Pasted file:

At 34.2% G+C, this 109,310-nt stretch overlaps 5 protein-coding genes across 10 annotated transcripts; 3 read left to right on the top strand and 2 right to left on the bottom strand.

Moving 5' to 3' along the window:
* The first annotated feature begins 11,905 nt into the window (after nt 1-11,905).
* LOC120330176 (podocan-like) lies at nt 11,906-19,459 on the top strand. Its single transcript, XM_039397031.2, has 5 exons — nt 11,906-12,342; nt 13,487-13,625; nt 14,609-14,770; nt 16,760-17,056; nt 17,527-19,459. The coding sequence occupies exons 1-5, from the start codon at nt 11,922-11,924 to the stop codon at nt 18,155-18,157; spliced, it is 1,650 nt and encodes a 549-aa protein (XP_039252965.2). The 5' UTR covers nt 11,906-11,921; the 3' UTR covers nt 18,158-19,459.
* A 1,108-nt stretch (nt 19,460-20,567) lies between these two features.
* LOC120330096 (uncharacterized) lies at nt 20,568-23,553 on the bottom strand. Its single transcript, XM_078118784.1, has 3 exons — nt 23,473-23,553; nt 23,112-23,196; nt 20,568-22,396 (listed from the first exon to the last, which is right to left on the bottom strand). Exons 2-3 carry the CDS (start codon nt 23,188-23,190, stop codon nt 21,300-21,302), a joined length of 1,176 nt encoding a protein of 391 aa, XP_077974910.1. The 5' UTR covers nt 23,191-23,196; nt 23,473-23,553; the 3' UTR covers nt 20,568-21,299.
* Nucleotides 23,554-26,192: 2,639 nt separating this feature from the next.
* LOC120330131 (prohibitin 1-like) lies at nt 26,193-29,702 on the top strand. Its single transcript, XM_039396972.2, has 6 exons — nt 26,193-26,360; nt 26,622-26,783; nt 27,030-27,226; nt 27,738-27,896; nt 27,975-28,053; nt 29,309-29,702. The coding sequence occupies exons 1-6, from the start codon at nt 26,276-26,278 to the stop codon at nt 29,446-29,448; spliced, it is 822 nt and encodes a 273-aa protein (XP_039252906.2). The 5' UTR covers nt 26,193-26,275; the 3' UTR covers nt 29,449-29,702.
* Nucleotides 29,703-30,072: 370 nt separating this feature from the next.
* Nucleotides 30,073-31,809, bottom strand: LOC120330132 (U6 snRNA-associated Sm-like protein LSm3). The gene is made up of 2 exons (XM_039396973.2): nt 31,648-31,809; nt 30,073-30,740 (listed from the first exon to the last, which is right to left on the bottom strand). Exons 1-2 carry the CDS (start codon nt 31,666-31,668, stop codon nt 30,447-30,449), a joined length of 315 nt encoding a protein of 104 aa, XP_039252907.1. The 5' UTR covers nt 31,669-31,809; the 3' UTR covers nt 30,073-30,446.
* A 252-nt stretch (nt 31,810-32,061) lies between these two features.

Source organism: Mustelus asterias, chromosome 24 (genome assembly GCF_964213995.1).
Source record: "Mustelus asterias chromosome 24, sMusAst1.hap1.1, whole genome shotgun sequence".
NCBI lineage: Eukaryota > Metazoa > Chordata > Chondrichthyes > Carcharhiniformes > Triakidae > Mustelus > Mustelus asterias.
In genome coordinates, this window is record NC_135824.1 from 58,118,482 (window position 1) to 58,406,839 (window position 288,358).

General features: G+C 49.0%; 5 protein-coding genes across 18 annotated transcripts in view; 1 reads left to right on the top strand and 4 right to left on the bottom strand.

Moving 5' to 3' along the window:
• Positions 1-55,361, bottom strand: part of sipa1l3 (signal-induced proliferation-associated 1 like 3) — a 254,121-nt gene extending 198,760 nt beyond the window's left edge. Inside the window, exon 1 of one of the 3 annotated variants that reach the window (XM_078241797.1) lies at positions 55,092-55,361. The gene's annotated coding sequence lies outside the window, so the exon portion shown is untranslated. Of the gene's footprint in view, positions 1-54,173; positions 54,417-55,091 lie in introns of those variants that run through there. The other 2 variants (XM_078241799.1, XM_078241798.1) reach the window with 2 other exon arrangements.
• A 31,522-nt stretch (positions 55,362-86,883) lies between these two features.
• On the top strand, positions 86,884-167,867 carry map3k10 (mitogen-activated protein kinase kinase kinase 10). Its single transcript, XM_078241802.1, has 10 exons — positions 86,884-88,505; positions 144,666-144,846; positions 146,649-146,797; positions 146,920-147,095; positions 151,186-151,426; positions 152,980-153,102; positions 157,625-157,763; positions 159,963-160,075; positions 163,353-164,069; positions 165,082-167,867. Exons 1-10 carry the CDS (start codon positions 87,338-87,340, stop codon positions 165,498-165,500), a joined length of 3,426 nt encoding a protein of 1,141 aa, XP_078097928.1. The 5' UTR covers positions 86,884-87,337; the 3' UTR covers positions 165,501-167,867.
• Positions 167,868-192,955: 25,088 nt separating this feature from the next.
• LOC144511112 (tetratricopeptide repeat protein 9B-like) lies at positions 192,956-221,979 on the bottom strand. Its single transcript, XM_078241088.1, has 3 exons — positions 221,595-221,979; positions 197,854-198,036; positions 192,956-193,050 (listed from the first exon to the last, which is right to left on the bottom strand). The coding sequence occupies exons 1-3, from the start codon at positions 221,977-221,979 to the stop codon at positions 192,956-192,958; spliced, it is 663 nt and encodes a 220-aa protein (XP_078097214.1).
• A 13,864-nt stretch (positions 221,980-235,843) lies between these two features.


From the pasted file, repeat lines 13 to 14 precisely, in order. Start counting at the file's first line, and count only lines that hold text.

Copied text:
Source record: "Mustelus asterias chromosome 24, sMusAst1.hap1.1, whole genome shotgun sequence".
NCBI lineage: Eukaryota > Metazoa > Chordata > Chondrichthyes > Carcharhiniformes > Triakidae > Mustelus > Mustelus asterias.